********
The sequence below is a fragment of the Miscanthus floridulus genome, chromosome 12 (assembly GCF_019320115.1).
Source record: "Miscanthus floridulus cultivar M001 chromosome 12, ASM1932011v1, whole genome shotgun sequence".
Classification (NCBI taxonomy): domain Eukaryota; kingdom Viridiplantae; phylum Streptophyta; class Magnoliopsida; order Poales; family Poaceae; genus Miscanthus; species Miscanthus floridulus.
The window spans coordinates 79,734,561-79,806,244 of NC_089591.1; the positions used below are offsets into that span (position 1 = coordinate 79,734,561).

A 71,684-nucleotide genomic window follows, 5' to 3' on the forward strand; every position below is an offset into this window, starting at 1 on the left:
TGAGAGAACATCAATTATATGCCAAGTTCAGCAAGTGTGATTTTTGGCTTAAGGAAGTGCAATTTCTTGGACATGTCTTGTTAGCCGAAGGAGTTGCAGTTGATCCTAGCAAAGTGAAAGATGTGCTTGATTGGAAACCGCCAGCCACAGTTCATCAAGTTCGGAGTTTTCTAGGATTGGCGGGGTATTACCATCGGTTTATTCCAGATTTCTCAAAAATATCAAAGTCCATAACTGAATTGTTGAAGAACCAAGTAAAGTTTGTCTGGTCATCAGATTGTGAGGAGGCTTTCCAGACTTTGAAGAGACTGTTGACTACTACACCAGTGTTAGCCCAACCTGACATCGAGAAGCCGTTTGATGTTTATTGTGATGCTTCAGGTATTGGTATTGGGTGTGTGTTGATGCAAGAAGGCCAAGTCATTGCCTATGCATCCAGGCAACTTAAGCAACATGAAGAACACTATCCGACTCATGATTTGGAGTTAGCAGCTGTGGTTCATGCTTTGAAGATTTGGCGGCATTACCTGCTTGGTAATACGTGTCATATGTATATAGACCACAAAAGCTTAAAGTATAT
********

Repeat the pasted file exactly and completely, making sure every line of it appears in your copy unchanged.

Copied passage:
The sequence below is a fragment of the Miscanthus floridulus genome, chromosome 12 (assembly GCF_019320115.1).
Source record: "Miscanthus floridulus cultivar M001 chromosome 12, ASM1932011v1, whole genome shotgun sequence".
Classification (NCBI taxonomy): domain Eukaryota; kingdom Viridiplantae; phylum Streptophyta; class Magnoliopsida; order Poales; family Poaceae; genus Miscanthus; species Miscanthus floridulus.
The window spans coordinates 79,734,561-79,806,244 of NC_089591.1; the positions used below are offsets into that span (position 1 = coordinate 79,734,561).

A 71,684-nucleotide genomic window follows, 5' to 3' on the forward strand; every position below is an offset into this window, starting at 1 on the left:
TGAGAGAACATCAATTATATGCCAAGTTCAGCAAGTGTGATTTTTGGCTTAAGGAAGTGCAATTTCTTGGACATGTCTTGTTAGCCGAAGGAGTTGCAGTTGATCCTAGCAAAGTGAAAGATGTGCTTGATTGGAAACCGCCAGCCACAGTTCATCAAGTTCGGAGTTTTCTAGGATTGGCGGGGTATTACCATCGGTTTATTCCAGATTTCTCAAAAATATCAAAGTCCATAACTGAATTGTTGAAGAACCAAGTAAAGTTTGTCTGGTCATCAGATTGTGAGGAGGCTTTCCAGACTTTGAAGAGACTGTTGACTACTACACCAGTGTTAGCCCAACCTGACATCGAGAAGCCGTTTGATGTTTATTGTGATGCTTCAGGTATTGGTATTGGGTGTGTGTTGATGCAAGAAGGCCAAGTCATTGCCTATGCATCCAGGCAACTTAAGCAACATGAAGAACACTATCCGACTCATGATTTGGAGTTAGCAGCTGTGGTTCATGCTTTGAAGATTTGGCGGCATTACCTGCTTGGTAATACGTGTCATATGTATATAGACCACAAAAGCTTAAAGTATAT